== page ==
LIASSON: I think not. I think the fact that he grew up in Indonesia is a fact. The fact that he is stressing that even abroad, his mother was instilling in him these American values, reading the Declaration of Independence to him, really does underline his whole story that he's lived all over the world, but he always has, as the bedrock, American values.

NORRIS: And I want to ask you about some of the things he said directly in the speech. Obama outlined his definition of patriotism. He said patriotism is more than loyalty to a place on a map or a certain kind of people. It is loyalty to ideas, and let's listen quickly to what he had to say about dissent.

Sen. OBAMA: Recognizing a wrong being committed in this country's name, insisting that we deliver on the promise of our Constitution, these are the acts of patriots, men and women who are defending what is best in America. And we should never forget that, especially when we disagree with them, especially when they make us uncomfortable with their words.

NORRIS: Mara, this is interesting. It's not your standard God, flag and apple-pie rhetoric.

LIASSON: No, but it is something that Democrats have tried to do over the last several election cycles, which is to say that patriotism just doesn't belong to Republicans or conservatives or to people who support the actions of the current U.S. government.

NORRIS: Now we noted Barack Obama was wearing a flag pin today.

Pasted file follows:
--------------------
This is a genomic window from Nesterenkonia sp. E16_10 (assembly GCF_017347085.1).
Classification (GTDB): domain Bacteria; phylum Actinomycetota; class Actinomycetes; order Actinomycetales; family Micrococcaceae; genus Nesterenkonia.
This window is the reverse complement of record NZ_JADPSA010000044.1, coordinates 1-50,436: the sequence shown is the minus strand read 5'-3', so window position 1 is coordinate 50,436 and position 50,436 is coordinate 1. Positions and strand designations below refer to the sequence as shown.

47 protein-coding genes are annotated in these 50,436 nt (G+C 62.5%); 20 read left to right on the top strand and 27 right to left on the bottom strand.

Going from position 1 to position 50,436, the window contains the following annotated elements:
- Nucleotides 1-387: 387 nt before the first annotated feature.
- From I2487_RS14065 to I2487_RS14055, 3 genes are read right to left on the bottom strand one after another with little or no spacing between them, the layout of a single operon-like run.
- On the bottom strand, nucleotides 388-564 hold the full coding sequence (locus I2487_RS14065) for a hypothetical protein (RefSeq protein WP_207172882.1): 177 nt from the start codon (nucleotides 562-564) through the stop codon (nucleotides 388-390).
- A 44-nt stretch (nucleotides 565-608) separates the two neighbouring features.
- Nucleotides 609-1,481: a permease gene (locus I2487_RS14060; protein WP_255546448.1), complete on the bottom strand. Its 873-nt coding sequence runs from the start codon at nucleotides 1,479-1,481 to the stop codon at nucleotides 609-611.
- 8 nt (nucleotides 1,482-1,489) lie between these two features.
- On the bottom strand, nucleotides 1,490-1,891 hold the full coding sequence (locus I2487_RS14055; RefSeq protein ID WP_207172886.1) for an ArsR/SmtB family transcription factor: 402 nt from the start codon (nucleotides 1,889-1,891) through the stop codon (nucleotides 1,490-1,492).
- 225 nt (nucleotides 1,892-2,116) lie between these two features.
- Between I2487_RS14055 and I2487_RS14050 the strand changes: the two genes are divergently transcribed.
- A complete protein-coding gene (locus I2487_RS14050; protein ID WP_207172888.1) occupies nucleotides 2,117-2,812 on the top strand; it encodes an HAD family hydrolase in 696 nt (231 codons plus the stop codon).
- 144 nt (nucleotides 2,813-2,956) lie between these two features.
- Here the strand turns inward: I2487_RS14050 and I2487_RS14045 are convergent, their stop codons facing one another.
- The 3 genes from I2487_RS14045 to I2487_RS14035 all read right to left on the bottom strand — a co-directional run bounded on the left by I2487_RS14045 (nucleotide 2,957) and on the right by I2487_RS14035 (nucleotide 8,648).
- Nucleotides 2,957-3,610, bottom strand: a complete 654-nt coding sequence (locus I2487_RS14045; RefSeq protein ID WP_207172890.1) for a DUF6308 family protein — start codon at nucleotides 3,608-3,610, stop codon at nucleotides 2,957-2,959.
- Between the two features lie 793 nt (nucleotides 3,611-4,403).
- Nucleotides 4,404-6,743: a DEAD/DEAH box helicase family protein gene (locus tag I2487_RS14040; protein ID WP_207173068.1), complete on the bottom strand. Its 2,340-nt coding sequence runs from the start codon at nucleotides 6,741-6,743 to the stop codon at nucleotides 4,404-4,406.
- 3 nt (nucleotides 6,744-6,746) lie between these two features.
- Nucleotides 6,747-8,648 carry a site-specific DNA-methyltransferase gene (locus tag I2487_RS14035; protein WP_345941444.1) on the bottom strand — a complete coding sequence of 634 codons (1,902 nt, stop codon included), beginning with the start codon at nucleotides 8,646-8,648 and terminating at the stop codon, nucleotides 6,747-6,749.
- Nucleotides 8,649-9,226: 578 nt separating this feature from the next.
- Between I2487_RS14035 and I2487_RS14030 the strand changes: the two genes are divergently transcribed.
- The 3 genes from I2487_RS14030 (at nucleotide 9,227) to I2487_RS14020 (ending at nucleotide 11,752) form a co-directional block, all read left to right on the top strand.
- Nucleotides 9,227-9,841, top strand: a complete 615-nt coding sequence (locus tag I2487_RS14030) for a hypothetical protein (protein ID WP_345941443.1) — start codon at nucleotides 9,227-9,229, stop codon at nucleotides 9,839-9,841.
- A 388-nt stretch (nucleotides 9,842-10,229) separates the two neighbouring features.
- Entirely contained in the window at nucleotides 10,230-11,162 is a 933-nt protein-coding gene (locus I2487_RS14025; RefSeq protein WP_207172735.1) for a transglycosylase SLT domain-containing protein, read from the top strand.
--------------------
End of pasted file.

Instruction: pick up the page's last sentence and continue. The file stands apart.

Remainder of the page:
LIASSON: Yes. This flag-pin thing is very interesting, and he referred to it very obliquely. He said at certain times over the last 16 months, I found my patriotism challenged, at times as a result of my own carelessness. And what he's referring to is that he didn't wear a flag pin for a while, and it became a controversial thing.

Now what's interesting about it, it wasn't just that he didn't wear a flag pin on one day or another. He said, quote, "The truth is that right after 9/11, I had a pin, but shortly after 9/11, particularly because we're talking about the Iraq War, that became a substitute for true patriotism." And he said: "I decided I would not wear that pin on my chest. Instead, I would try to tell people what I believe about this country, and that would be a testimony to my own patriotism."

NORRIS: Obama, throughout all this, sounds like he's essentially saying cut it out when it comes to all this sparring about patriotism and love of country. Today, his campaign even chastised one of its own surrogates, Wes Clark, who on "Face the Nation" this weekend said of John McCain, I don't think riding in a fighter plane and getting shot down is a qualification to be president. It sounds like Barack Obama's campaign did not like those statements.

LIASSON: No. There was a lot of controversy around those statements. The Obama campaign issued a statement saying he rejects the statements by General Clark. Today, McCain was asked about it at a press conference, and here's what he said.